Iconic Fear Of Flying author Erica Jong has publicly criticized Arianna Huffington — who uses the unpaid labor of thousands of bloggers on The Huffington Post — and accused her of “hurting writing as a profession.” A feisty Ms. Jong spoke to The Slant, a journalism blog, about Huffington’s effect on the media biz and, wow-ee, she did not hold back. (Which is precisely why I love her.)
I won’t write for free anymore. The idea that everybody’s writing for free is hurting writing as a profession. I wrote many articles for Arianna when she was establishing her aggregator blog and attracting all those eyeballs. When she got $300 million from the AOL acquisition, I said: ‘OK, Arianna, we all helped you get there so now you’re going to pay writers.’ She said, ‘No, I pay my editors.’ I’ve known Arianna for years. Before she married a gay billionaire, she was a writer — A poor. Greek. Writer. …
But “there is a special place in hell for women who don’t help other women,” as Madeleine Albright once said. Artists who turncoat and exploit other artists — I have no words. …
Now authors are blogging everywhere for free, and it’s not a good development. They are starving. I care about artists — the oxygen of society. Suppress them and you asphyxiate discussion and change. Arianna was a writer once. Then she married an ambivalent gay billionaire and became part of the one percent. She forgot her origins. Writers are part of the 99 percent. We need to be paid! We cannot barter poems for food.
In theory, I absolutely agree with Erica Jong. As a writer, it’s troubling to see freelance writing budgets slashed and paid-writing gigs being shut down to promote “user-generated content” instead. Media outlets suppose they are being very clever, I think, by assuming they can just post content people make them for free. But my general theory about that stuff — unpaid blogging/”journalism” which takes place outside an editorial team’s purview — is that you get what you pay for.
Yet as compelling as Erica Jong’s argument may be, I also have a hard time feeling sympathetic for people who choose to provide labor without pay. I don’t see how it is Arianna Huffington’s fault if people are willing blog for her for free, especially if they’re lining her pockets by doing so yet not “getting anything out of it” themselves. Her model may be exploitative — and I’m not saying it isn’t — but bloggers are choosing to participate in that model. Lots of other people do some kind of unpaid labor to advance their career, usually for only a short time or just occasionally. Presumably these individuals do a cost/benefit analysis of what is worth it to them to work “unpaid.” Do they get more exposure for their name/brand? Do they get something to put on their resume? Do they simply get more practice? For instance, many moons ago as a young sprite, I used to contribute to the blog Feministing without being paid, just to get the blogging “clips” to put on my resume. I’d say it was worth it.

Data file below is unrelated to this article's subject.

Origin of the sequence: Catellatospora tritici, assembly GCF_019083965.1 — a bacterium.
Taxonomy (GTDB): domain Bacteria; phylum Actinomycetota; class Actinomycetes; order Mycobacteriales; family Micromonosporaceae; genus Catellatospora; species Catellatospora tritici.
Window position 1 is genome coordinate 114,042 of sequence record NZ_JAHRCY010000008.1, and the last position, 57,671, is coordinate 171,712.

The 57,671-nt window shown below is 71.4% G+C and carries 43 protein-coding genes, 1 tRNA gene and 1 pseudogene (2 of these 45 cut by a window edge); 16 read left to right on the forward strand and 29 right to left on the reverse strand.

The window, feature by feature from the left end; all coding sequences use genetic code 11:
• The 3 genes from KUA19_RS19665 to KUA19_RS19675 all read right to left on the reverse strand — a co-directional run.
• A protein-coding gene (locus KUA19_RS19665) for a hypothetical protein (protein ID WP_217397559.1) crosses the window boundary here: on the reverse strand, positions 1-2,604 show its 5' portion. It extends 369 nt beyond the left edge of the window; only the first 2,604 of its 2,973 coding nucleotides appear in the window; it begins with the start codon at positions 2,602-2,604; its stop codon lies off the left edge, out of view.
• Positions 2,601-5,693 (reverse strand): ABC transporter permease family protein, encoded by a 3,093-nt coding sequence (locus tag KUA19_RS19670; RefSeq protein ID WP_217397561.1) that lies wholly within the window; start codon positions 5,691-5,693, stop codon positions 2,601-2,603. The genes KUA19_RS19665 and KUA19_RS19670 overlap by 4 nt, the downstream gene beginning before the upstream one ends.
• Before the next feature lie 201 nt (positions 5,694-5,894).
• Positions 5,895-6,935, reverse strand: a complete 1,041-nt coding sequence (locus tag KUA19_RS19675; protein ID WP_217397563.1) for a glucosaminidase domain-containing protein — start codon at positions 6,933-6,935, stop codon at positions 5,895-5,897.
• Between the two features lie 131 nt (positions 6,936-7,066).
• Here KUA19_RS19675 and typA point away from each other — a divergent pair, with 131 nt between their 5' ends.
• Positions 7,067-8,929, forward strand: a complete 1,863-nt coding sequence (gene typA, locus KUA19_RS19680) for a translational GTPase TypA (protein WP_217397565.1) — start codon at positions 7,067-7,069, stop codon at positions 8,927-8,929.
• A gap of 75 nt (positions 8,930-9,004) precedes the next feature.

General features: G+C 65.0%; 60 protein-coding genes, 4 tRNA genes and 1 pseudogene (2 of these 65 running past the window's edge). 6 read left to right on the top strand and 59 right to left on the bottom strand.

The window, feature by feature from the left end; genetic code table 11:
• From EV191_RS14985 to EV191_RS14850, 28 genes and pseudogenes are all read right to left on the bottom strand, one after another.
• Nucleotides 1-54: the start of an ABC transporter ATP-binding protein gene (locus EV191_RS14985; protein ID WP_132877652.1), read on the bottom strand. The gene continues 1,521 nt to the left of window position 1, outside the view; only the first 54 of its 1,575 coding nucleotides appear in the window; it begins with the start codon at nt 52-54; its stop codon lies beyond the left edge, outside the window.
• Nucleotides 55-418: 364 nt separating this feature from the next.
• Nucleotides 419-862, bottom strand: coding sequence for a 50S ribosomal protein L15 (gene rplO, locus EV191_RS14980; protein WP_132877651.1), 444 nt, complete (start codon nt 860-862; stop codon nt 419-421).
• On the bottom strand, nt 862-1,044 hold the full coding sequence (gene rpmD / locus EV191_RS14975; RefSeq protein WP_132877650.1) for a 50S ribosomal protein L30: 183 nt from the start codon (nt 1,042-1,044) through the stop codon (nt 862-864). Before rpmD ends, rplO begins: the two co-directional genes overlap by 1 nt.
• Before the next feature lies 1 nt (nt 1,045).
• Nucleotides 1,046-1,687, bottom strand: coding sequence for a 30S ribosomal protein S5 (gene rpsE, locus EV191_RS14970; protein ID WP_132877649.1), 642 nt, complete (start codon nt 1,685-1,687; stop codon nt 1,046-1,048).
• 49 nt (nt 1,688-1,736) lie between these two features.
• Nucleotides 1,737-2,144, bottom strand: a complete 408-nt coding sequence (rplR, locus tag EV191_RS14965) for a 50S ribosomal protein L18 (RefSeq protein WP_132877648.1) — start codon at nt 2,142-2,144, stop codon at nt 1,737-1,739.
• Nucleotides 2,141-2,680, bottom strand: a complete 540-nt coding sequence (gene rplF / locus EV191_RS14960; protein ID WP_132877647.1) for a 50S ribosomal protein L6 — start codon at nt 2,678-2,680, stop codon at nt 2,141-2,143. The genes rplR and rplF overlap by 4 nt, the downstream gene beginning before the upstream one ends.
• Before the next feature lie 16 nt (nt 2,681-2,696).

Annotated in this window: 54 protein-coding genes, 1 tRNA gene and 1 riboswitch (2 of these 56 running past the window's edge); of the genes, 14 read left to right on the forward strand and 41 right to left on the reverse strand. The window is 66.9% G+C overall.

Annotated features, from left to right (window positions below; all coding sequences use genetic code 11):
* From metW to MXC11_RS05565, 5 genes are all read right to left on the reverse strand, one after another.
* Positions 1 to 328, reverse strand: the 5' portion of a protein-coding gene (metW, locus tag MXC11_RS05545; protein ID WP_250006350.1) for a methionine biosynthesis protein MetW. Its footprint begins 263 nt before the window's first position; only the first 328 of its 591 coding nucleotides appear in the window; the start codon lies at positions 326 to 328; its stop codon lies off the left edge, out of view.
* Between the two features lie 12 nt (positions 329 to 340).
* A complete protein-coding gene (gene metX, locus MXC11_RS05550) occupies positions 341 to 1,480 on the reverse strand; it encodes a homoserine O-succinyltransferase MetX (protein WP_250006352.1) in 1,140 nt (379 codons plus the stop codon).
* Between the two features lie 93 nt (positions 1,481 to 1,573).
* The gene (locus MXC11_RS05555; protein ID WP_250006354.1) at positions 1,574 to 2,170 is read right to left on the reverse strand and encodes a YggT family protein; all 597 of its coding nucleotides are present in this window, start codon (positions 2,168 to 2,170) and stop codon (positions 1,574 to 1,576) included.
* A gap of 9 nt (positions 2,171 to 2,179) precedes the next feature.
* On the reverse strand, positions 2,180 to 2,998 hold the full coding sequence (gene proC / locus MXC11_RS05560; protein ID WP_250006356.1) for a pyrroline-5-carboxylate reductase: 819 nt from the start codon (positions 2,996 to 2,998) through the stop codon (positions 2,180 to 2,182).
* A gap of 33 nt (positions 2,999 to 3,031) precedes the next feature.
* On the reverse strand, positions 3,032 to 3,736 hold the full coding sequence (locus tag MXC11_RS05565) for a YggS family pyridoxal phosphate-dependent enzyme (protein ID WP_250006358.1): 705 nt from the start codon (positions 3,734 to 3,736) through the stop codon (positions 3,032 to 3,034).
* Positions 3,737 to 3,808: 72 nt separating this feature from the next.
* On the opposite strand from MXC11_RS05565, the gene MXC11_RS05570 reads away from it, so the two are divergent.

I worked on the blog at Huffington Post from 2007 to 2008. (To be clear, Huffington Post also has a large salaried staff of reporters and editors as well — I was one of those.) I recruited many of these unpaid bloggers myself and copyedited their pieces, and have also blogged for free for the site for the same resume-boosting reasons. Prior to HuffPost and after HuffPost, I’ve worked in the media — sometimes cobbling together two or three jobs at a time to make ends meet. Writing professionally has not been an easy life and it has come with sacrifices — like, say, no health insurance for three years — but it has been my choice to take on those hardships and make the best of them. Like Erica Jong, in 99.9 percent of scenarios, I wouldn’t do unpaid writing today. I have bills to pay and enough experience and talent to pursue paid outlets to pay those bills. Yet if I was offered some really amazing writing opportunity that happened to be unpaid? Like say, writing a Michael Fassbender profile, or a travel piece where I get to hug all the baby pandas in China? Sure. Hells yeah. That would be worth it to me for the experience and possible exposure alone. And, again, I certainly wouldn’t turn around and be resentful about doing unpaid labor when I willingly chose to do it.
What do you think about Erica Jong’s arguments? Do you Arianna Huffington’s actions are defensible? Let us know in the comments.